16 Aug 2023
 | 16 Aug 2023
Status: this preprint is currently under review for the journal ESSD.

Reference maps of soil phosphorus for the pan-Amazon region

Joao Paulo Darela-Filho, Anja Rammig, Katrin Fleischer, Tatiana Reichert, Laynara F. Lugli, Carlos Alberto Quesada, Luis Carlos Colocho Hurtarte, Mateus Dantas de Paula, and David M. Lapola

Abstract. Phosphorus (P) is recognized as an important driver of terrestrial primary productivity across biomes. Several recent developments in process-based vegetation models aim at the concomitant representation of the carbon (C), nitrogen (N) and P cycles in terrestrial ecosystems, building upon the ecological stoichiometry and the processes that govern nutrient availability in soils. Thus, understanding the spatial distribution of P forms in soil is fundamental to initialize and/or evaluate process-based models that include the biogeochemical cycle of P. One of the major constraints for the large-scale application of these models is the lack of data related to the spatial patterns of the various forms of P present in soils, given the sparse nature of in situ observations. We applied a model selection approach based on random forest regressions models trained and tested for the prediction of different P forms (total, available, organic, and inorganic P) – obtained by the Hedley sequential extraction method. As input for the models, reference soil group and textural properties, geolocation, N and C contents, terrain elevation and slope, soil pH and mean annual precipitation and temperature from 108 sites of the RAINFOR network were used. The selected models were then applied to predict the target P forms using several spatially explicit datasets containing contiguous estimated values across the area of interest. Here, we present a set of maps depicting the distribution of total, available, organic, and inorganic P forms in the topsoil profile (0–30 cm) of the pan-Amazon region in the spatial resolution of 0.5 x 0.5 degrees. The random forest regression models presented a good level of mean accuracy for the total, available, organic, and inorganic P forms (77.37 %, 76,86 %, 75.14 %, and 68.23 % respectively). Our results confirm that the mapped area have generally very low total P concentration status with a clear gradient of soil development and nutrient content. Total N was the most important variable for the prediction of all target P forms and the analysis of partial dependence indicates several features that are also related with soil concentration of all target P forms. We observed that gaps in the data used to train and test the random forest models, especially in the most elevated areas, constitute a problem to the methods applied here. However, most of the area could be mapped with a good level of accuracy. Also, the biases of gridded data used for model prediction are introduced in the P maps. Nonetheless, the final map of total P resembles the expected geographical patterns. Our maps may be useful for the parametrization and evaluation of process-based terrestrial ecosystem models as well as other types of models. Also, they can promote the testing of new hypothesis about the gradient and status of P availability and soil-vegetation feedbacks in the pan-Amazon region.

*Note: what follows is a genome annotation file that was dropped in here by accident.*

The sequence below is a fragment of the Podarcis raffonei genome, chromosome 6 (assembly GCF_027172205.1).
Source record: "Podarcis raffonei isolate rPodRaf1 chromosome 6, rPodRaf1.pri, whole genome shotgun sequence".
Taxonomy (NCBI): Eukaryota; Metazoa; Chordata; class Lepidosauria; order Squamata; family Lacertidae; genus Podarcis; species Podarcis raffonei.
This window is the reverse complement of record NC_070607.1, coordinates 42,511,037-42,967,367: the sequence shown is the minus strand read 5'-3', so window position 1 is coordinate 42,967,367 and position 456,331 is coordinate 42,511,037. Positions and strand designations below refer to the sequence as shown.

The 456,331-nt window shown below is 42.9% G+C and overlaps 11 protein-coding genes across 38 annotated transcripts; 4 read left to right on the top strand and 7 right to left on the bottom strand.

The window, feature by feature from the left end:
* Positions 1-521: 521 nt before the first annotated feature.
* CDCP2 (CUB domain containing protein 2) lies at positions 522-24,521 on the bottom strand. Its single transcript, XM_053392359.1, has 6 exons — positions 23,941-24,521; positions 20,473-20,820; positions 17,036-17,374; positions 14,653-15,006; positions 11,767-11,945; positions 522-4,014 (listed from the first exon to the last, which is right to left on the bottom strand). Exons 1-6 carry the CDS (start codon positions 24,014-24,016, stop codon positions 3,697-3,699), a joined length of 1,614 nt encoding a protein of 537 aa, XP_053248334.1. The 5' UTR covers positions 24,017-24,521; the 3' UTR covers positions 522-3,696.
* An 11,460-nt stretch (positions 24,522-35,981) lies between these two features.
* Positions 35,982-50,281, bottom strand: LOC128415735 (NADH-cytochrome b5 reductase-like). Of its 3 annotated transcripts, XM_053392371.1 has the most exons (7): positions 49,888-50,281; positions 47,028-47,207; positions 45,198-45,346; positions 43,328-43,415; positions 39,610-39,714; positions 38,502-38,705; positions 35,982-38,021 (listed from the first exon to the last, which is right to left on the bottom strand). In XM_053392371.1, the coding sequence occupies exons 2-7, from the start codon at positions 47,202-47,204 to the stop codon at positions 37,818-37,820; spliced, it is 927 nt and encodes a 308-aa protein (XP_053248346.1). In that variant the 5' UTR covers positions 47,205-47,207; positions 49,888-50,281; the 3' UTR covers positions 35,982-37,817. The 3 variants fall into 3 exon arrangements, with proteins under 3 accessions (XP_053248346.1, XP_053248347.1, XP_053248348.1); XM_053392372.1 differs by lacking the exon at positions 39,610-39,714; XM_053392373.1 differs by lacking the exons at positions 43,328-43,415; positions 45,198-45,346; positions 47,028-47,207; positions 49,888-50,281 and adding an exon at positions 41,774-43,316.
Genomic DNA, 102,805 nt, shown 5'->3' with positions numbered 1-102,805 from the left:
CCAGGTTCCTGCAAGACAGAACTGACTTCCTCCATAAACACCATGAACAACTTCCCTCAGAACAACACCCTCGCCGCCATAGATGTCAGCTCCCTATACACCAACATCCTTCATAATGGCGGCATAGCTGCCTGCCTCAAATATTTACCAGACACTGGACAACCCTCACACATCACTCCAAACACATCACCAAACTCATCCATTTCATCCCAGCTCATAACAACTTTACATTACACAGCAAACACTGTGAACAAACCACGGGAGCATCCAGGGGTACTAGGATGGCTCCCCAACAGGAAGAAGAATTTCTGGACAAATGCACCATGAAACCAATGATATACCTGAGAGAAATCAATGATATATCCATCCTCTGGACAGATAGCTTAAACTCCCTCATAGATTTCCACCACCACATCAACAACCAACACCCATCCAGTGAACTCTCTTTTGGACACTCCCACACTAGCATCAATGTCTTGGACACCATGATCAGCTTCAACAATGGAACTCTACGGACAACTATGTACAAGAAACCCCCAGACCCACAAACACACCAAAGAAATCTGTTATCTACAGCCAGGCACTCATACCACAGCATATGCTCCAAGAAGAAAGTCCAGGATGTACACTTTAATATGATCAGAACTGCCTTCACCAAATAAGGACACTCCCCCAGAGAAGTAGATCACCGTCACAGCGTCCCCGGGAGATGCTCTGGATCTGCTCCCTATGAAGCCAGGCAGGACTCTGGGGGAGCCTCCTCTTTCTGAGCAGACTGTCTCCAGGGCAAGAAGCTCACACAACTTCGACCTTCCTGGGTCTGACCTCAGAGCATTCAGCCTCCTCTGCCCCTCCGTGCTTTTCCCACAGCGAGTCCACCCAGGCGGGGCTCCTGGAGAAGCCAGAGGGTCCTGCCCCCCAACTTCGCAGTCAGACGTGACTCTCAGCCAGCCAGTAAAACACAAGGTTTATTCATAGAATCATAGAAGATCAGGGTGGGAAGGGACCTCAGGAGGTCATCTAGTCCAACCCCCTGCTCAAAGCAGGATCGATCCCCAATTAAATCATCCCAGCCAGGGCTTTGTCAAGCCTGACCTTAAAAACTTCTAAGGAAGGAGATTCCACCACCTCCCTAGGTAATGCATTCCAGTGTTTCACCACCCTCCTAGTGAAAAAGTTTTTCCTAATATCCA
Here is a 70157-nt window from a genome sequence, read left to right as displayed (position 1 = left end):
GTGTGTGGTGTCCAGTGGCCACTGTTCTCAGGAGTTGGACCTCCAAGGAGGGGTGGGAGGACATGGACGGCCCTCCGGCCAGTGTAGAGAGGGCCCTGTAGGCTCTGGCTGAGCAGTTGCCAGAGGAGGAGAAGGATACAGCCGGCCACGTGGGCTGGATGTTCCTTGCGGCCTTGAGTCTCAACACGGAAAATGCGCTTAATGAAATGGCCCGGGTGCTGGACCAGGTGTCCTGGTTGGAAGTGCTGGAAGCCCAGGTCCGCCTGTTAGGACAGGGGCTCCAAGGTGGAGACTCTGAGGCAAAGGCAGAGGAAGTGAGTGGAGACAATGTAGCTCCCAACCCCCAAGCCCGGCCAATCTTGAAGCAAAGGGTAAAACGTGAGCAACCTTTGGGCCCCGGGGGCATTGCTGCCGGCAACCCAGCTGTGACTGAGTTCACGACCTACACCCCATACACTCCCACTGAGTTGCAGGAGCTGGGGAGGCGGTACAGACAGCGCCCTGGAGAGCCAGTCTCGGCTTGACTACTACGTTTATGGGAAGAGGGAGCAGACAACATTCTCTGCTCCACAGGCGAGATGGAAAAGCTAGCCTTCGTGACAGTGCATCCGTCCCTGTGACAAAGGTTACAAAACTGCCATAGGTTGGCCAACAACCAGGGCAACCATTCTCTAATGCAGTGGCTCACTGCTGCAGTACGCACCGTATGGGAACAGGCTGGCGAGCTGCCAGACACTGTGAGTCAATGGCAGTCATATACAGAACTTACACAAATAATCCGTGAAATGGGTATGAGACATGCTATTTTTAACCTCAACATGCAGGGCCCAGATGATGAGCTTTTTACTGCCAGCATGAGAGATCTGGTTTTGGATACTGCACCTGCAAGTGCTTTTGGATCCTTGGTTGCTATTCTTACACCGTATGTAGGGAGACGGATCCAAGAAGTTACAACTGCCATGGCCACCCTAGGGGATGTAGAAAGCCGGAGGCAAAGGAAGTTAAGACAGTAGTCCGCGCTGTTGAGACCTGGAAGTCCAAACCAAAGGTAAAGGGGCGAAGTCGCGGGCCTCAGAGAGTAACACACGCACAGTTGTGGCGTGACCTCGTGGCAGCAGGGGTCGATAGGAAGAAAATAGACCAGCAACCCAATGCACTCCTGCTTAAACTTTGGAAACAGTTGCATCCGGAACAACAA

Joao Paulo Darela-Filho et al.

Status: open (until 15 Oct 2023)

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  • RC1: 'Comment on essd-2023-272', Anonymous Referee #1, 28 Sep 2023 reply

Joao Paulo Darela-Filho et al.

Data sets

Reference maps of soil phosphorus for the pan-Amazon region: code and data Joao Paulo Darela-Filho and David Montenegro Lapola

Joao Paulo Darela-Filho et al.


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Short summary
Phosphorus (P) is crucial for plant growth, and scientists have created models to study how it interacts with carbon cycle in ecosystems. To apply these models, it’s important to know the distribution of phosphorus in soil. In this study we estimated the distribution of phosphorus in the Amazon region. The results showed a clear gradient of soil development and P content. These maps can help improve ecosystem models and generate new hypotheses about phosphorus availability in the Amazon.